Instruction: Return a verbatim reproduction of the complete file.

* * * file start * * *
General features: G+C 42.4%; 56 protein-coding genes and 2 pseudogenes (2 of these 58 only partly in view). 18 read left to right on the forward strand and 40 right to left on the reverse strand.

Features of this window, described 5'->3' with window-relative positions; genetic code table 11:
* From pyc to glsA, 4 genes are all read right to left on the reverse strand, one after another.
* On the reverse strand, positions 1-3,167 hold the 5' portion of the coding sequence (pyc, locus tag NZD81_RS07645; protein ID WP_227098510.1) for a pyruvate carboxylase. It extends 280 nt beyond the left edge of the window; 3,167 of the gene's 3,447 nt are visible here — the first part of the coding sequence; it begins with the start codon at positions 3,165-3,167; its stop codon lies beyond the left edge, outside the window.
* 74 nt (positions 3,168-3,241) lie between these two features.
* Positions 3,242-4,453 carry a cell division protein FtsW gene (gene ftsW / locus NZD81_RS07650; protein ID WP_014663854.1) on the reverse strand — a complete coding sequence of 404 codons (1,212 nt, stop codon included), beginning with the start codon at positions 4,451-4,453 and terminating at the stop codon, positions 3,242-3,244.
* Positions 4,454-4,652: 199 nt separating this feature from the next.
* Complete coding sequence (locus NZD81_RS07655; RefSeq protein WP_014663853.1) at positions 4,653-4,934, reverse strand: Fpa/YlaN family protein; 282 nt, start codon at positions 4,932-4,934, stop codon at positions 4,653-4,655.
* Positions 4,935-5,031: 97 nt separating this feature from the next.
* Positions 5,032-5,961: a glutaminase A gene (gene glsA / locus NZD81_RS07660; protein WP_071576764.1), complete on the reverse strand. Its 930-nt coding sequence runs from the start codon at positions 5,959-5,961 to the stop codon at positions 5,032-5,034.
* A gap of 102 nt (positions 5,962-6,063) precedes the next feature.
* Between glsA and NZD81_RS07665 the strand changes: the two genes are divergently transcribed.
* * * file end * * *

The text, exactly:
General features: G+C 42.4%; 56 protein-coding genes and 2 pseudogenes (2 of these 58 only partly in view). 18 read left to right on the forward strand and 40 right to left on the reverse strand.

Features of this window, described 5'->3' with window-relative positions; genetic code table 11:
* From pyc to glsA, 4 genes are all read right to left on the reverse strand, one after another.
* On the reverse strand, positions 1-3,167 hold the 5' portion of the coding sequence (pyc, locus tag NZD81_RS07645; protein ID WP_227098510.1) for a pyruvate carboxylase. It extends 280 nt beyond the left edge of the window; 3,167 of the gene's 3,447 nt are visible here — the first part of the coding sequence; it begins with the start codon at positions 3,165-3,167; its stop codon lies beyond the left edge, outside the window.
* 74 nt (positions 3,168-3,241) lie between these two features.
* Positions 3,242-4,453 carry a cell division protein FtsW gene (gene ftsW / locus NZD81_RS07650; protein ID WP_014663854.1) on the reverse strand — a complete coding sequence of 404 codons (1,212 nt, stop codon included), beginning with the start codon at positions 4,451-4,453 and terminating at the stop codon, positions 3,242-3,244.
* Positions 4,454-4,652: 199 nt separating this feature from the next.
* Complete coding sequence (locus NZD81_RS07655; RefSeq protein WP_014663853.1) at positions 4,653-4,934, reverse strand: Fpa/YlaN family protein; 282 nt, start codon at positions 4,932-4,934, stop codon at positions 4,653-4,655.
* Positions 4,935-5,031: 97 nt separating this feature from the next.
* Positions 5,032-5,961: a glutaminase A gene (gene glsA / locus NZD81_RS07660; protein WP_071576764.1), complete on the reverse strand. Its 930-nt coding sequence runs from the start codon at positions 5,959-5,961 to the stop codon at positions 5,032-5,034.
* A gap of 102 nt (positions 5,962-6,063) precedes the next feature.
* Between glsA and NZD81_RS07665 the strand changes: the two genes are divergently transcribed.